Nitrogen Mineralization: Challenges of a Changing Paradigm

Department of Ecology, Evolution, and Marine Biology, University of California, Santa Barbara, Santa Barbara, California, United States
Ecology (Impact Factor: 5). 03/2004; 85(3):591–602. DOI: 10.1890/03-8002

ABSTRACT Until recently, the common view of the terrestrial nitrogen cycle had been driven by two core assumptions—plants use only inorganic N and they compete poorly against soil microbes for N. Thus, plants were thought to use N that microbes ‘‘left over,’’ allowing the N cycle to be divided cleanly into two pieces—the microbial decomposition side and the plant uptake and use side. These were linked by the process of net mineralization. Over the last decade, research has changed these views. N cycling is now seen as being driven by the depolymerization of N-containing polymers by microbial (including mycorrhizal) extracellular enzymes. This releases organic N-containing monomers that may be used by either plants or microbes. However, a complete new conceptual model of the soil N cycle needs to incorporate recent research on plant–microbe competition and microsite processes to explain the dynamics of N across the wide range of N availability found in terrestrial ecosystems. We discuss the evolution of thinking about the soil N cycle, propose a new integrated conceptual model that explains how N cycling changes as ecosystem N availability changes, and discuss methodological issues raised by the changing paradigm of terrestrial N cycling.

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Available from: Joshua P Schimel, Sep 02, 2015
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    • "Ellenberg indicator values for nitrogen are based on the ordinal classification of plants in a community according to their nutritional requirements, indicating the long-term nitrogen availability of the local ecosystem (Ellenberg et al., 1992). Ellenberg N has been observed to correlate more with plant productivity than with soil N (Schaffers and Sykora, 2000), most likely because the availability of soil N to plants is affected by other soil factors and microbial activity (Schimel and Bennett, 2004) and is generally known to show temporal variability through leaching. Because of this Ellenberg N is considered to be indicative of long-term N availability rather than contemporary N availability (Rowe et al., 2011). "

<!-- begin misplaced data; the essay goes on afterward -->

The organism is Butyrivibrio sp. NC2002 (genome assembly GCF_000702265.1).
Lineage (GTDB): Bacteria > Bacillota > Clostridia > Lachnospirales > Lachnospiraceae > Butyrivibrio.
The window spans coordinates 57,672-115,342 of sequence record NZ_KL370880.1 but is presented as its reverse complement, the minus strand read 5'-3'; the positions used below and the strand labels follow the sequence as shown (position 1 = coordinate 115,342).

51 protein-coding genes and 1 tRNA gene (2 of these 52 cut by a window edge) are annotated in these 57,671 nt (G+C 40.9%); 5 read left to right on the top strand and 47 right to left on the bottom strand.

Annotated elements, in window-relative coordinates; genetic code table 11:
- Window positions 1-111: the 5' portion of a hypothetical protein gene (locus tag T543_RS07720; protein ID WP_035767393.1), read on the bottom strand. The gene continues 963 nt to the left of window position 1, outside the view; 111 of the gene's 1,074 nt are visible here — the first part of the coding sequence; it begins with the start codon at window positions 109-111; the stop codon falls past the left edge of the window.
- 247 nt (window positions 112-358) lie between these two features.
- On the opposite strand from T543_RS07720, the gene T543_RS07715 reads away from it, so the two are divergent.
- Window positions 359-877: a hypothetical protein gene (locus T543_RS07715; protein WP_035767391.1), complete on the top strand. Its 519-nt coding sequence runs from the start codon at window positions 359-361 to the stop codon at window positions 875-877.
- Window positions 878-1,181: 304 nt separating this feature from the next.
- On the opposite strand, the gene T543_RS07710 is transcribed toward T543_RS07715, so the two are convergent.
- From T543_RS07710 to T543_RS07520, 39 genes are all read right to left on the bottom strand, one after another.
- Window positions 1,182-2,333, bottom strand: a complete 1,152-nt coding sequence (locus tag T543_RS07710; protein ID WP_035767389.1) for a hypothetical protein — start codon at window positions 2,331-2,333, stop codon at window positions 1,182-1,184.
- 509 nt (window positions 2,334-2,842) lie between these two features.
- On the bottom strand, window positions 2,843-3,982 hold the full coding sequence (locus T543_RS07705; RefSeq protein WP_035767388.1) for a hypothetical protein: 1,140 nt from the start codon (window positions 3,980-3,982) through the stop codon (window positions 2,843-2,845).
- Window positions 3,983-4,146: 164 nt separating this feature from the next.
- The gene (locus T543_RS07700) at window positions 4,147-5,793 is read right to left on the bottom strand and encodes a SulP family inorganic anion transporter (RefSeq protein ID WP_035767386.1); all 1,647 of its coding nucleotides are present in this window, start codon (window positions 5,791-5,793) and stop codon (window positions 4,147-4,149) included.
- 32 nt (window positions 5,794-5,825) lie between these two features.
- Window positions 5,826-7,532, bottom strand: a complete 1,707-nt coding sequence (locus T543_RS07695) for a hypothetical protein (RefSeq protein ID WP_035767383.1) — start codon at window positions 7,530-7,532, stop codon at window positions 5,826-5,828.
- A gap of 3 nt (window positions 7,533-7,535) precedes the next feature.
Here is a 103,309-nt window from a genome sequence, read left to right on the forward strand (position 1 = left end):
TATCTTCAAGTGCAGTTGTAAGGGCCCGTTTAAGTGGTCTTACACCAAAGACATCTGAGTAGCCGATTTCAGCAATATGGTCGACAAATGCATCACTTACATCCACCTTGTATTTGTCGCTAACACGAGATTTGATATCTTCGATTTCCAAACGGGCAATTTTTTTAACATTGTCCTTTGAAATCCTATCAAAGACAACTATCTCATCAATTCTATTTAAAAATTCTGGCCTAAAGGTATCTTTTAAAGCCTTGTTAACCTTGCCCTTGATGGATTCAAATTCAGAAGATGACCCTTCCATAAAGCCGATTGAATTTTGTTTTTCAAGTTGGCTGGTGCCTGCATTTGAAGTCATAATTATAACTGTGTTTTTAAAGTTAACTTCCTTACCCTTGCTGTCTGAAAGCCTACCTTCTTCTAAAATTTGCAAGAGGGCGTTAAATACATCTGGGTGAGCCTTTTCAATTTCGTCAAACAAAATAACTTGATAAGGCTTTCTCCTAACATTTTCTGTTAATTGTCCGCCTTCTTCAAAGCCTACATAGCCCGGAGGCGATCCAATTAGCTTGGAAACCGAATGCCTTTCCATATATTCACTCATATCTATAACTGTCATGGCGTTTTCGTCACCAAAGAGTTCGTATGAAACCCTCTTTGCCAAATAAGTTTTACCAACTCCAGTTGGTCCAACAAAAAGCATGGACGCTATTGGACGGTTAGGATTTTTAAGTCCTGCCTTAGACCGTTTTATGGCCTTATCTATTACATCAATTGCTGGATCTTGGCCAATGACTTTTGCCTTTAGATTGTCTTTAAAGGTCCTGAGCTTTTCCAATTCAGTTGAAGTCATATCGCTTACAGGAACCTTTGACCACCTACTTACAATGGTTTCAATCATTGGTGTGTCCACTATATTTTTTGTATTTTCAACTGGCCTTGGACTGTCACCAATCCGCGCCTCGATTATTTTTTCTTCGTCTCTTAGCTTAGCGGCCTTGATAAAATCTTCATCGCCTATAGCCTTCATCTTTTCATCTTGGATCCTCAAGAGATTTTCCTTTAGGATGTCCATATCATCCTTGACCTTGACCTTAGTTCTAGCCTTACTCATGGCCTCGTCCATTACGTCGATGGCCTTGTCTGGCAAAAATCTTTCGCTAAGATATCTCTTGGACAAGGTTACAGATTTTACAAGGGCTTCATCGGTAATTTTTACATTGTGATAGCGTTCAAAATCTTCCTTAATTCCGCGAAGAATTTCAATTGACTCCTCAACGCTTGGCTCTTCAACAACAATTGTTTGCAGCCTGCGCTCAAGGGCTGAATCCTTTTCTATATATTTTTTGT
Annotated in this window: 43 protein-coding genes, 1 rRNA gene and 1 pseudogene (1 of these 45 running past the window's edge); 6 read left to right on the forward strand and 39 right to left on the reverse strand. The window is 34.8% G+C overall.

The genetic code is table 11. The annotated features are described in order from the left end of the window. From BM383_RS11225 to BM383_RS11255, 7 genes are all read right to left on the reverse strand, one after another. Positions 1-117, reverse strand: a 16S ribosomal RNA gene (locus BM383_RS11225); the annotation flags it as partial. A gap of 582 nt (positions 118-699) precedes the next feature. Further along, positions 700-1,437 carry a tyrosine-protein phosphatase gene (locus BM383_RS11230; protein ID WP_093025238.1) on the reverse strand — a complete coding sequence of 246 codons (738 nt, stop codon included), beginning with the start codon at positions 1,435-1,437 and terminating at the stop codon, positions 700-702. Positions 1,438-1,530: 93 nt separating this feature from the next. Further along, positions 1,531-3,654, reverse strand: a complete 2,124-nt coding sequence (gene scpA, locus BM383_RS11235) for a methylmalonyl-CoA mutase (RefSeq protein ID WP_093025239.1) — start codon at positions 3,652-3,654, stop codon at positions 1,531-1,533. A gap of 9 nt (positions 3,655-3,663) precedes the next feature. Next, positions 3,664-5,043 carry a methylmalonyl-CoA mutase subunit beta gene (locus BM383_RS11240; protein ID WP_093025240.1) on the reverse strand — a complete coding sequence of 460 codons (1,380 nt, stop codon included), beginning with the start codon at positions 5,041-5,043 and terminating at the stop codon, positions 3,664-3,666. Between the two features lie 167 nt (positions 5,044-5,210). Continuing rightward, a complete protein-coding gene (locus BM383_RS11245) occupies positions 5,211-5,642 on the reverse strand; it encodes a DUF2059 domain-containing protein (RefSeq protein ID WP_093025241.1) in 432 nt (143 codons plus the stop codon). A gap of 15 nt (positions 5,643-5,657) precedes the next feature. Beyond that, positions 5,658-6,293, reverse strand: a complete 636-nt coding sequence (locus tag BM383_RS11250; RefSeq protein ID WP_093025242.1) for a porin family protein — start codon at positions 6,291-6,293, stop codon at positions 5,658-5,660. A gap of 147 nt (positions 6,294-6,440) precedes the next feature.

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    Soil Biology and Biochemistry 08/2015; 90:71–79. DOI:10.1016/j.soilbio.2015.08.001 · 4.41 Impact Factor
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    • "This is contradictory with others, which demonstrated higher fungal biomass in the soils with no-tillage or with more organic C input than tilled soils [4] [44] [67]. Fungi have a greater ability to growth across microsites and decompose more recalcitrant constituents than bacteria [45] [67] [68]. "
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    European Journal of Soil Biology 04/2015; 67. DOI:10.1016/j.ejsobi.2015.02.002 · 2.15 Impact Factor
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    • "Features suggesting higher decomposition rate in RT are both the slightly higher Cmic and higher content of NH + 4 -N relative to NO − 3 -N although measured just once (Table 1). In ecosystems where mineralization dominates, NH + 4 is often the dominant N species (Schimel and Bennett, 2004). Also, the high densities of L. terrestris may have directly and indirectly accelerated the decomposition in RT, particularly that of the surface residues, through the efficient consumption and incorporation of straw (Bohlen et al., 1997). "
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